Originally posted on the PRB blog.

(March 2014) The 8th Annual Conference on Population, Reproductive Health, and Economic Development was held in Nairobi, Kenya in January 2014. The PopPov Conference should obviously return to the topic of the demographic dividend. This dividend becomes possible when fertility declines sufficiently to increase the number of the working age population relative to the rest of the population and to reduce the investments needed to care for children (an improvement in the dependency ratios). It follows the acceleration of economic growth, which depends equally on human capital formation (education and health) and on the adoption of adequate macroeconomic policies.1

At the moment, the possibility of such a dividend is a great subject of debate in discussions of population and development issues in sub-Saharan Africa. The demographic evolution on the continent is marked by striking contrasts between, on the one hand, the rapid decline of mortality levels (especially infant and child mortality), and on the other, the slow erosion of high fertility levels. This contrast contributes to accelerating population growth in the region and does not bode rapid demographic change in the future. This does not prevent some experts from having an optimistic vision of the demographic future of the continent. They anticipate enormous economic growth such as that recently experienced in the countries of East Asia.

In contrast, others such as the global strategist Gérard Chaliand are more pessimistic. He writes: “Even if one observes, for several years, economic growth in SSA, the number of unemployed and little, or badly, educated increase apace, giving rise to bloody conflicts.”2

An intermediary position was voiced in the new report Africa 2050, which was just published under the aegis of the Emerging Market Forum.3 This more nuanced approach could be qualified as the “Yes, but”: yes, one will be able to capture the benefits of a demographic dividend in Africa, but one will need definitely a much faster fertility decline than the one that has been observed so far.

It is essentially this last position that was expressed during the PopPov Conference panel “Demographic Dividend: Policy Perspectives.” The five panelists underscored the diverse political aspects of the debate, as well as the varied programmatic interventions that are possible. The vision set forth by Eliya Zulu, director of the African Institute for Development Policy (AFIDEP), is very broad and covers the main array of political actions: fertility, development of human capital, economic reform and job creation, and finally good governance. Zulu insisted that we are still far from achieving the demographic dividend in Africa. His vision is both dynamic and proactive, while insisting on the urgency of accelerating efforts already underway.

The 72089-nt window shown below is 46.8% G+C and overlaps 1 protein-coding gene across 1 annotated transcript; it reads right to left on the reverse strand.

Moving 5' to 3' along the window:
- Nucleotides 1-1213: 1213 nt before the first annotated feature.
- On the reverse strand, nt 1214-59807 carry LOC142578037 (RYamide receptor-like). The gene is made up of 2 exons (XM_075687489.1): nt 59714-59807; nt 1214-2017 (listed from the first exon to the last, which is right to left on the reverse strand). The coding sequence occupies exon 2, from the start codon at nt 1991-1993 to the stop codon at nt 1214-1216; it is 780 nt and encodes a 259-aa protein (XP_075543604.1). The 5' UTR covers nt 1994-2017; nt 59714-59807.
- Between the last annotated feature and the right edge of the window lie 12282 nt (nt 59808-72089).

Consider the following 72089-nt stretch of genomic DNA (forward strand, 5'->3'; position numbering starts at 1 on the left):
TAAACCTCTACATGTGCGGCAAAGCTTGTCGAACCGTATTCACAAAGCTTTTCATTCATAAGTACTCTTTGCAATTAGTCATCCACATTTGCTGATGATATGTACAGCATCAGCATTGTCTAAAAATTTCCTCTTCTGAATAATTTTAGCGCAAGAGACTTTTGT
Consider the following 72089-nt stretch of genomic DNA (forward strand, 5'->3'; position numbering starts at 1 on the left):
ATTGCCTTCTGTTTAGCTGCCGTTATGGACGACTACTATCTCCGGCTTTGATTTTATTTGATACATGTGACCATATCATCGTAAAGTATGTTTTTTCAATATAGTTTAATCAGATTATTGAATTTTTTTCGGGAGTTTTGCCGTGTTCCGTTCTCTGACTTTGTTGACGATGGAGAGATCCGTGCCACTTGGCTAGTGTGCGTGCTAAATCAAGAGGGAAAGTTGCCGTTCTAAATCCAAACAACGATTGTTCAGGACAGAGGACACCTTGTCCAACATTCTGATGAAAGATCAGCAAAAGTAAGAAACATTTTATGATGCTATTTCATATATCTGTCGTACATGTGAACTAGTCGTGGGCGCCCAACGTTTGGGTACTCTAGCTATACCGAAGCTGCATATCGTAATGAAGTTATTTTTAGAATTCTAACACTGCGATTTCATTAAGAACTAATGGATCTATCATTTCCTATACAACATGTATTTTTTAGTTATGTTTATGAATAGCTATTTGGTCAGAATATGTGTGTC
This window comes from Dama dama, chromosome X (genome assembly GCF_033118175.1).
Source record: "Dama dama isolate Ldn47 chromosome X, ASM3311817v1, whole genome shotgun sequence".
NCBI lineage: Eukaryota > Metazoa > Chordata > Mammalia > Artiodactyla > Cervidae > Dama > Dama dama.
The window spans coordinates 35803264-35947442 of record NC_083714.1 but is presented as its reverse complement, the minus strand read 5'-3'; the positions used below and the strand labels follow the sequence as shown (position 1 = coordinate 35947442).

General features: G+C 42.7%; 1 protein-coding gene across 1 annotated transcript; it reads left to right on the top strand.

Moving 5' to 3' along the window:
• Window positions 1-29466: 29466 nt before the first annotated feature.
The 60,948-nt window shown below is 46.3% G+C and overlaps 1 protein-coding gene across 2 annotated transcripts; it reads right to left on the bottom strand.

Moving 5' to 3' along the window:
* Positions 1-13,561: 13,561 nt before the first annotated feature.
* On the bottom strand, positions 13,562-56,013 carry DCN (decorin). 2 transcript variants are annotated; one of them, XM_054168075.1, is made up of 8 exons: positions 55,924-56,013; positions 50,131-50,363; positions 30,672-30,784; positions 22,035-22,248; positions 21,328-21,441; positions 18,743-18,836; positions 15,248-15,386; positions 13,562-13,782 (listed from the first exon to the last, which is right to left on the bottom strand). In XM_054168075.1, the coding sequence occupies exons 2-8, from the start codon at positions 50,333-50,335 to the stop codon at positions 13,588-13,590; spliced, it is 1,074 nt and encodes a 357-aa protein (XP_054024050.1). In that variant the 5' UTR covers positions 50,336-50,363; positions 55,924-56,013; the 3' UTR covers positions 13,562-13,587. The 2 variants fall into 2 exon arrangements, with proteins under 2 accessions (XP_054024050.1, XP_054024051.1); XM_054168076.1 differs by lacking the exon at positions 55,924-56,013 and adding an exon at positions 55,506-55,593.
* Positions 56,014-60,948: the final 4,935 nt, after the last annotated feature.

Alex Ezeh, Director of the African Population and Health Research Center (APHRC) in Nairobi, insisted that actions are needed at the national level. Each country has its own particular demographic dynamics, he underscored. Hence, the population policies ought to be conceived and implemented at the national level.

In my presentation, I also repeated this message about the necessity of interventions at the national level. Moreover, the rationale for working at the level of the States is developed in detail in my last book.4

The contribution of Jane Kiringai, economist at the World Bank office in Nairobi, highlighted the implications of the demographic dividend for women’s employment. In effect, the increased labor force participation of women (especially the better educated ones) would begin the virtuous cycle of demographic change (working women have fewer children) and economic growth.

Finally, Miriam Were, founder of the UZIMA Foundation in Kenya, recalled efforts led by nongovernmental organizations. According to her, population policies should not be solely directed from the top down; they ought to also move from the bottom up, through individual and collective initiatives. This is well-illustrated by activities at the UZIMA Foundation (“uzima” means “abundance of life” in Swahili), which works to build the capacity and power of youths.

Overall, it appears more and more clear that the demographic dividend is not automatic. Rather, it must be earned by putting in place, at all levels, the policy tools that would allow rapid modification of population age structure and would push through macroeconomic reforms, all in order to facilitate achieving the demographic dividend. The supply-side interventions offering family planning services should be complemented by creating strong demand for lower fertility. It would also be appropriate to raise African’s political leaders’ awareness of population issues. As to African demographers and economists, they ought to apply their technical know-how to also become agents and even advocates of change.


  1. J.F. May, Agir sur les évolutions démographiques, Brussels : Académie royale de Belgique, 2013, pp. 25-28.
  2. G. Chaliand and Michel Jan, Vers un nouvel ordre du monde, Paris : Le Seuil, 2013, p. 64.
  3. T. Ahlers, H. Kato, H.S. Kohli, C. Madavo, and A. Sood (Edits), Africa 2050. Realizing the Continent’s Full Potential, New Delhi : Oxford University Press for Centennial Group International, 2014.
  4. J.F. May, op. cit., pp. 18-20 & 122-125.